A war no one fully understands has devastated the planet with radioactive fallout from massive cobalt bombing. Melbourne, Australia, is the only area whose citizens have not yet succumbed to the contamination. But there isn’t much time left, a few months, maybe more—and the citizens of Melbourne must decide how they will live the remaining weeks of their lives, and how they will face a hopeless future.
Published in 1957, On the Beach is considered a classic nuclear holocaust novel, and a masterpiece of speculative fiction.
©1957 Nevil Shute Norway (P)1991 Recorded Books, LLC
I'm blind, so don't read print.
Every character in the book offered different takes on the end of hisotry.
All of them.
The last chapter when you knew for sure history was ending.
What would you do if you only had a year to live? What would you think about? The humanity of this book, and how all of these characters answer this question is what really draws you. Don't read this if you aren't in in the mood to do some serious thinking. Best book I have read in a while. Stands up to time well.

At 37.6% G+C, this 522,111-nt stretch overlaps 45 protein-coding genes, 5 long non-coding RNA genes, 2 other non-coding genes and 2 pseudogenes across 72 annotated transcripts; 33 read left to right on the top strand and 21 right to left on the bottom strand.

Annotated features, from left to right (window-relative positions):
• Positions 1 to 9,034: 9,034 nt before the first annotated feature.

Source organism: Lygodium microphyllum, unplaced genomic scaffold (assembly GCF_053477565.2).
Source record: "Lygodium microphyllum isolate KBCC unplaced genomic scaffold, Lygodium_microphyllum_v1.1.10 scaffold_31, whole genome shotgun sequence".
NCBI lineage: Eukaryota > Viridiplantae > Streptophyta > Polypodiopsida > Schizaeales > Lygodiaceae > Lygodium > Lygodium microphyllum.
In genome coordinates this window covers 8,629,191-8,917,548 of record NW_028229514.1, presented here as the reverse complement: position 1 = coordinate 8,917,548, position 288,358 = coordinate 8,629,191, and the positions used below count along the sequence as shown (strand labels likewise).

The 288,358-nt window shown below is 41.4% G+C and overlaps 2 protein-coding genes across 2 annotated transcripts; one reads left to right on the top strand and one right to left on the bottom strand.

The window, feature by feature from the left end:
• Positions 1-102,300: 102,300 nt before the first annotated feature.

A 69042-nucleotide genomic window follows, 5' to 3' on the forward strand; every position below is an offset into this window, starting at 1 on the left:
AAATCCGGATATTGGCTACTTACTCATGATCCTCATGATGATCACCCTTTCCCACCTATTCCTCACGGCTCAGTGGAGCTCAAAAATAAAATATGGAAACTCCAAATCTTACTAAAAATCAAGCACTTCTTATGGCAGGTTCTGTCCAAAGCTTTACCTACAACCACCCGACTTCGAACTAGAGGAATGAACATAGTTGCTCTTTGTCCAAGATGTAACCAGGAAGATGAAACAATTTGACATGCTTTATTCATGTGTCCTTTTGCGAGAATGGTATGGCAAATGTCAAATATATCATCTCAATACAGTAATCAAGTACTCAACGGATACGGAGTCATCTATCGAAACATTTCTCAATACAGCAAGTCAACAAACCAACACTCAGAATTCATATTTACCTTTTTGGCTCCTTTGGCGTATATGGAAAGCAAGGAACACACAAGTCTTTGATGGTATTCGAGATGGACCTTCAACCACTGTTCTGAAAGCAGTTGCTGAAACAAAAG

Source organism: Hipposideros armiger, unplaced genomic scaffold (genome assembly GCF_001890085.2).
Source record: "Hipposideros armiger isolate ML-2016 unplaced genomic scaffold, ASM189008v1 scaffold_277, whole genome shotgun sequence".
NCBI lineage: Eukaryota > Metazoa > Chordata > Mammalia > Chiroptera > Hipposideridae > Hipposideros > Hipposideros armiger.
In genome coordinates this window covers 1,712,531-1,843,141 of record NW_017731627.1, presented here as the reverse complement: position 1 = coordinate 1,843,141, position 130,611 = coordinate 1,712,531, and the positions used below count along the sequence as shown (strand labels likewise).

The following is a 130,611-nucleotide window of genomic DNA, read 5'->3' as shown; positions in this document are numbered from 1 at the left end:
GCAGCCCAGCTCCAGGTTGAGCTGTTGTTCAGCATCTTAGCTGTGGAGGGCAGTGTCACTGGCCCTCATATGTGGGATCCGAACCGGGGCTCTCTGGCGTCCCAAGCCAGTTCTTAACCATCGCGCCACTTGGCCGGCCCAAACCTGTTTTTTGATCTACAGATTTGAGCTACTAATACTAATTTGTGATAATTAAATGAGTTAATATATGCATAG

I read the book years ago. I found this to be different than I remembered and different from the movie versions. It is a good listen and I would recommend it for people interested in what we viewed the aftermath of WWIII ti be like from a 1960's perspective.
"On The Beach" is the ultimate description of what we all
feared during the 50s and 60s...atomic war. Simon Prebble
seems to me to be the perfect choice to have narrated this
story. His method perfectly matched the tone of the story in
every way. Pat Frank's "Alas, Babylon". It is a similar story
with a different outcome.
Even though the world was mostly dead, there was still a radio
signal from Seattle. The discovery of its source was quite
I have to say that the last few paragraphs of the book are
gut-wrenchingly realistic...the ultimate Good-Bye as you watch
a loved one leave forever... Scenes, plural. Many. If the
last three chapters do not bring tears to your eyes many
times, well, you're not human. (sorry)
There is no flowery writing in this book. Mr. Shute wrote it
pretty much the way a military report is worded. Yet, the
detail he gives to the characters and their dialog fills the
story with beauty and purpose. Masterfully.
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